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The word “profit” comes from the Latin, to make progress. 

Profit is the difference between the price something sells for and the cost of bringing to market whatever is sold, be it a product or service. 

Within the healthcare debate, we’re told profit is bad, it is a dirty word, it must be eliminated from our healthcare system so that we can deliver quality healthcare to all Americans.

The problem is one of semantics; any business endeavor, whether it is classifed as “for-profit” or “non-profit,” must generate enough revenue to meet its financial obligations like operating expenses and salaries. 

In the for-profit business model, revenues that exceed the cost of doing business are “profits”, whereas the same excess in the non-profit sector is termed “surplus”. 

No matter what you call it, it’s the same thing, more money in than money going out. 

The damning of profit however is an extremely effective way to terminate any discussion of alternatives or options to the current system we have because no one from within the healthcare system is going to step up and say “but profits are good” or anything related to money.

It’s manipulation pure and simple – carefully crafted and designed, then repeatedly executed well, by those who wish to keep the focus on establishing a single-payer universal healthcare system in the United States.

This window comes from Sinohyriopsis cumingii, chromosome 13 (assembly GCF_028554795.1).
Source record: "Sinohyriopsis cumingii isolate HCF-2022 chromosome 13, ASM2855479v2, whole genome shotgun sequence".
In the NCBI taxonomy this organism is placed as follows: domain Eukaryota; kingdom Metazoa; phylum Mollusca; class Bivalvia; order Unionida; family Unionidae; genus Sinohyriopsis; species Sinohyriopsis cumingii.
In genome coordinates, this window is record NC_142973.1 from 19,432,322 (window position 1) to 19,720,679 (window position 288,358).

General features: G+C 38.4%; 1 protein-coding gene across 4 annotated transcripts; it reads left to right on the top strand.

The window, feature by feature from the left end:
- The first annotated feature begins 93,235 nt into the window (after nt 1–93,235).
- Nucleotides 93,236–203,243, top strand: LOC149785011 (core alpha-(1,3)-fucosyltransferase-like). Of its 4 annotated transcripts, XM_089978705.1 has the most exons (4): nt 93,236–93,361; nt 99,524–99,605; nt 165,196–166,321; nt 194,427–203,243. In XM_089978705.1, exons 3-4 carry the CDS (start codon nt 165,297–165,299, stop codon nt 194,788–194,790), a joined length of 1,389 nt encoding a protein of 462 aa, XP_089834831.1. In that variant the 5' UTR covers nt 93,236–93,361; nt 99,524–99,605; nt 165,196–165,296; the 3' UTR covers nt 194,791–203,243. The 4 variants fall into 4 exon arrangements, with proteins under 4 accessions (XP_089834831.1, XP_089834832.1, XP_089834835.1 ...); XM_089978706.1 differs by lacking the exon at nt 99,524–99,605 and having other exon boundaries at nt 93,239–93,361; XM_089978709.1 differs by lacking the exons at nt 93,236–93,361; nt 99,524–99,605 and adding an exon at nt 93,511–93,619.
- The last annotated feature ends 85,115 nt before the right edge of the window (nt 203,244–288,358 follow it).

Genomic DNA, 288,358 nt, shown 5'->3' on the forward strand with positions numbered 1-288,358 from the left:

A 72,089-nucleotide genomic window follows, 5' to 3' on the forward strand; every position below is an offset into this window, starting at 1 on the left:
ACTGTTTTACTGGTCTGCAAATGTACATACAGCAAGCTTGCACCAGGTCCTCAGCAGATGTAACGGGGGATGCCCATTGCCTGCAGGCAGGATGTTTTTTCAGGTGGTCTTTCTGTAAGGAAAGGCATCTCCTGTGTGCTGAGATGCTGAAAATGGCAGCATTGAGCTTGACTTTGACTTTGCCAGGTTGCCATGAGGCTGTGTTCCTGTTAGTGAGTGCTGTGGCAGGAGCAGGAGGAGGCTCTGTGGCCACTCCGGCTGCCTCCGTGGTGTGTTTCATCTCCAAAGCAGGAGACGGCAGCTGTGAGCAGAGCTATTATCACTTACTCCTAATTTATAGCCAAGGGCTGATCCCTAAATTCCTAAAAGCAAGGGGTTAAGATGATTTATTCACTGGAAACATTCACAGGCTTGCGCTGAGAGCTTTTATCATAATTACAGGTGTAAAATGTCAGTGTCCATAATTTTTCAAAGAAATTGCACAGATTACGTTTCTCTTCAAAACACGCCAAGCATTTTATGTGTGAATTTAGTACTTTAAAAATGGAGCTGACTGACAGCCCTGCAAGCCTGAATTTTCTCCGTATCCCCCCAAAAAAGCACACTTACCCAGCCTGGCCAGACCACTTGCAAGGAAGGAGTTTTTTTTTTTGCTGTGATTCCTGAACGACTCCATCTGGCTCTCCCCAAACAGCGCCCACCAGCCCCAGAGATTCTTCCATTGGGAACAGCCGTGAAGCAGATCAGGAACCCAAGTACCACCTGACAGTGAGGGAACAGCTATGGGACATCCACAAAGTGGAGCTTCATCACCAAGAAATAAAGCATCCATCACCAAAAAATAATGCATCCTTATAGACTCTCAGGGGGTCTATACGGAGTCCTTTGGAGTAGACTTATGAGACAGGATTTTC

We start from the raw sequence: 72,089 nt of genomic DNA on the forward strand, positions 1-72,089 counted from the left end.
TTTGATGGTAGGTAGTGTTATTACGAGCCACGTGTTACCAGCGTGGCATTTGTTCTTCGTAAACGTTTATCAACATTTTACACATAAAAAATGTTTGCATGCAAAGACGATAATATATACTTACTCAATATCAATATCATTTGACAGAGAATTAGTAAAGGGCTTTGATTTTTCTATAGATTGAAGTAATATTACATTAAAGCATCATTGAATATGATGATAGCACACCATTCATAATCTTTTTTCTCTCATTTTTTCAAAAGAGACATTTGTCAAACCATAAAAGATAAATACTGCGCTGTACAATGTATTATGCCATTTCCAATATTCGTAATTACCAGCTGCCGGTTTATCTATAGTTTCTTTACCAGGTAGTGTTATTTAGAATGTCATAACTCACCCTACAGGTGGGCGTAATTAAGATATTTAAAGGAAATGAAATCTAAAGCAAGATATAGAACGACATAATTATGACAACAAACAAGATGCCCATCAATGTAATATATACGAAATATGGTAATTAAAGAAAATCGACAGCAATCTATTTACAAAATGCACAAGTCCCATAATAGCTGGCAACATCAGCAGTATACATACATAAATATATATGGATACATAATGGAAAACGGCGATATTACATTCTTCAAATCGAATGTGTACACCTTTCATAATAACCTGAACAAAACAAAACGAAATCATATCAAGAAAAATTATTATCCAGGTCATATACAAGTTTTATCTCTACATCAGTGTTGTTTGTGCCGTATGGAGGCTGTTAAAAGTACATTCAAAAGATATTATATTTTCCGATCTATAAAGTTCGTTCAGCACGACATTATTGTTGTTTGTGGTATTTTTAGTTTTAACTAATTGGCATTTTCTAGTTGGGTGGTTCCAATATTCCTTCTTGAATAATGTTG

How can anyone have a meaningful discussion of the state of our healthcare system if you don’t talk money?

There is indeed much discussion on the demand side of the equation, that is the cost to those who need healthcare and virtually no discussion about the supply side of the equation, the costs to those delivering healthcare.

We absolutely must open the discussion up, take it beyond its cost to patients, and look at all sides if we are going to fix the areas in our healthcare system that need fixing and address the issues that are important to us all – the quality of our healthcare, how and where to better manage costs, and how to reach out to and provide affordable coverage to those uninsured among us.

Share your thoughts on this matter in the comments!


The framing of the debate about private health insurance is that it is too costly because it exists as a for-profit business model.  Insurance companies, we’re told make huge profits and pay exorbitant executive salaries; worse, they waste money on overhead, marketing and administrative expenses!

For example, an article on the Physicians for a National Health Program, Upgrading To National Health Insurance (Medicare 2.0), has us consider the following:

The private insurance industry spends about 20 percent of its revenue on administration, marketing, and profits. Further, this industry imposes on physicians and hospitals an administrative burden in billing and insurance-related functions that consumes another 12 percent of insurance premiums. Thus, about one-third of private insurance premiums are absorbed in administrative services that could be drastically reduced if we were to finance health care through a single non-profit or public fund.

The first question must be, is this true? 

How about we take another look, from another source?

Two years ago, the Council for Affordable Health Care issued a paper detailing Medicare administrative costs, many which are not accounted for or paid by employers or other government agencies.